• Feasibility of adding bike lanes to East Houston Street.
  • Possibility of Houston Street becoming a magnet for dock less scooters if it is made pedestrian-friendly and the need for another corridor to accommodate the density of scooters.
  •  TCI was amenable to doing a study and analysis.

Restriction of cars parked in bike lane

  • TCI reviewed the law passed by the SA City Council in 2014 that prohibited parking in bike lanes. As a result, any new bike lane installed would restrict parking. However, the law does not apply to lanes that are already in place.
  • TCI expressed concern about adding bike lanes where there are residential areas and driveways.
  • Russell suggested adding signage on all lanes telling people whether they can park—not only in areas where parking is prohibited.
  • TCI stressed it needs Bike San Antonio’s help in identifying the streets where signage is lacking.

Bike SA Master Plan Update

  • TCI said it submitted $60 million worth of projects to the City Council about three weeks ago for authorization to submit the Bexar County Metropolitan Planning Organization’s (MPO) update for funding as part of the Congestion Mitigation Project (CMAC).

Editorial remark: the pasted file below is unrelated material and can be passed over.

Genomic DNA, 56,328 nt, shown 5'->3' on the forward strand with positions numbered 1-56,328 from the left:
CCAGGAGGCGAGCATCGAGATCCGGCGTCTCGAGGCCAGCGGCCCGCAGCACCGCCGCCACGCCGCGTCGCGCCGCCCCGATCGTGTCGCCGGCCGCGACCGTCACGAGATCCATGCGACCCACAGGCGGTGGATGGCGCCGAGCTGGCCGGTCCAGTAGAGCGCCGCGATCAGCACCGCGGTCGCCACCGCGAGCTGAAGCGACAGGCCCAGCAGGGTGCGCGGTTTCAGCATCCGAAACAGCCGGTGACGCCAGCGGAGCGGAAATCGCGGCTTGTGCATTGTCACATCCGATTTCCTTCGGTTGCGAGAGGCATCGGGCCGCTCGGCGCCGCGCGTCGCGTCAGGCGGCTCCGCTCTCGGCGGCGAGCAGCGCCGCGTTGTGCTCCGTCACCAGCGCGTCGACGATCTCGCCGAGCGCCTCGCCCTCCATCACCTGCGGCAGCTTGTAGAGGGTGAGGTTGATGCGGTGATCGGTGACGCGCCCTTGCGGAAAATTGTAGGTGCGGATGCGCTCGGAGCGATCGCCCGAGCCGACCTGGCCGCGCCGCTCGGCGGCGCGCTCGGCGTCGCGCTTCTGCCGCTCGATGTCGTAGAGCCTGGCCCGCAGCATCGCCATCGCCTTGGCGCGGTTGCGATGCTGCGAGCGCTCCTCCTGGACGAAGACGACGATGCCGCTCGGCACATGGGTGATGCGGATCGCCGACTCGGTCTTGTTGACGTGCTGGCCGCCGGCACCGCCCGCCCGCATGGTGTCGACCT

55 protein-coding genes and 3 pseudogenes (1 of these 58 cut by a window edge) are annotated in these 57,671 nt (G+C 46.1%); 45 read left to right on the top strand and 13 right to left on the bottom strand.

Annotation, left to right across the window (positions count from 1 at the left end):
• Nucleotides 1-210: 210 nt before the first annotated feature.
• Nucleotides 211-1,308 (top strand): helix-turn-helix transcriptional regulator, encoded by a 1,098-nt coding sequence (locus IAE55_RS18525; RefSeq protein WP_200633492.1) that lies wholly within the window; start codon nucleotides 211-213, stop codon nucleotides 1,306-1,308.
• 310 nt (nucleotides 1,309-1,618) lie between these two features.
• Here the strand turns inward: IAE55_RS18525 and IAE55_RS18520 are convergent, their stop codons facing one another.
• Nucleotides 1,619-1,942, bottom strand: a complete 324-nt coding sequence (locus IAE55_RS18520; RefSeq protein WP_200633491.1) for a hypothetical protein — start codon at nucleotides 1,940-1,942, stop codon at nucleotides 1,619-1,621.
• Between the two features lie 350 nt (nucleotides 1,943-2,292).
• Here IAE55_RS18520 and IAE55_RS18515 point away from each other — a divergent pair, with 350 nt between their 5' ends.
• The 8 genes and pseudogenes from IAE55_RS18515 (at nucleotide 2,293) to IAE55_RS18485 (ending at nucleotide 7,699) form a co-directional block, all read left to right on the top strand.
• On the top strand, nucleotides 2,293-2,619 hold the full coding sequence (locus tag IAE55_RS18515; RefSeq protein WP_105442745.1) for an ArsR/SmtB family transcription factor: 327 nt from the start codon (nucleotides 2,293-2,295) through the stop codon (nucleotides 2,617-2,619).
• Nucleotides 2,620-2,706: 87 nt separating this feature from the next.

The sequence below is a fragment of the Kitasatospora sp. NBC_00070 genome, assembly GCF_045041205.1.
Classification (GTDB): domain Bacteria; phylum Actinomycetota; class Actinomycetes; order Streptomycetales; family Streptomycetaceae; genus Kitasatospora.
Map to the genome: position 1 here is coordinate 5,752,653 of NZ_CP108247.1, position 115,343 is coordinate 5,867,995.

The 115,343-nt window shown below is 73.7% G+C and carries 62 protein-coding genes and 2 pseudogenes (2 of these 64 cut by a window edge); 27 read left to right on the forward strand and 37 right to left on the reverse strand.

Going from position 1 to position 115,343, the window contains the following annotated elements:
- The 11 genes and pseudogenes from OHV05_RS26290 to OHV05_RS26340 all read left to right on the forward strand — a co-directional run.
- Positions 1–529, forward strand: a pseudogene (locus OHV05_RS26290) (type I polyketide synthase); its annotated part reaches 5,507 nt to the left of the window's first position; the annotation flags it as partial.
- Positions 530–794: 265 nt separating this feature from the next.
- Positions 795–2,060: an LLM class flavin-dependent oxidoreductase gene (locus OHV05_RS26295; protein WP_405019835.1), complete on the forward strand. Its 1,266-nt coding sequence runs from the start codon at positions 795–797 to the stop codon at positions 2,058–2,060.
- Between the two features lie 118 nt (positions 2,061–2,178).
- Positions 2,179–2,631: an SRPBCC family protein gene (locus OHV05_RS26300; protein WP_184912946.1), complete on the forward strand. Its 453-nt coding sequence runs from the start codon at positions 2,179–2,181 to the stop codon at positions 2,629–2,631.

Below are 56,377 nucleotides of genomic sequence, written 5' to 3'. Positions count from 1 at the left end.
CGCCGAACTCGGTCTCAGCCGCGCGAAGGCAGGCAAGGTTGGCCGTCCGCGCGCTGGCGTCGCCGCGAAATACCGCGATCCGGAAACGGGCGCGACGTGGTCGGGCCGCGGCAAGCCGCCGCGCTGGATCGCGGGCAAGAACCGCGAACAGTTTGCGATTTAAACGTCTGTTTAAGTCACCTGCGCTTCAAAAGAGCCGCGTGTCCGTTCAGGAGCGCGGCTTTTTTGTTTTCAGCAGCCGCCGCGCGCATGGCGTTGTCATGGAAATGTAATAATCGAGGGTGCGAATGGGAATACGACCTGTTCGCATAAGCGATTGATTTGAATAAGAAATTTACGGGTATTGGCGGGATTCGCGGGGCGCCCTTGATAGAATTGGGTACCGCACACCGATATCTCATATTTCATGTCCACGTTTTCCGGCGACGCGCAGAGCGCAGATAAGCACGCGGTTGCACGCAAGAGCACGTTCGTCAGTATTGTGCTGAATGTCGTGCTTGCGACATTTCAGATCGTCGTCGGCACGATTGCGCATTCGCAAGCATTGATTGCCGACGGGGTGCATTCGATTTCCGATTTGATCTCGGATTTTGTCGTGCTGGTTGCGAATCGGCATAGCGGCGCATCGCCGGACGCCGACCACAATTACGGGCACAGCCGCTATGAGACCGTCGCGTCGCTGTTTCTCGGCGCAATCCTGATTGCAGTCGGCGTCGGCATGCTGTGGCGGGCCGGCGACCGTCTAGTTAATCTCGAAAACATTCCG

• Of the $60 million, about $21 million is for the Bike SA Master Plan or bike facility projects.
  • TCI will learn whether these projects are funded by July or August 2019.
  • TCI provided that $1.5 million was allocated for the Bike SA Master Plan and implementation.

St. Mary’s Street Bike Lanes

  • TCI informed that St. Mary’s is another bond project for which about 70% of the design is complete. Three or four public meetings have been held so far. A bid will be placed this spring with a public meeting following in May or June.
  • The new project would include curbs with dedicated bike lanes and a driving lane running in each direction with parking on one side of the street.
  • TCI stated that due to high demand for nightlife, vehicles, and pedestrians on St. Mary’s, it is moving forward to try and widen the sidewalks, remove obstructions, and add dedicated bike lanes to the winding street.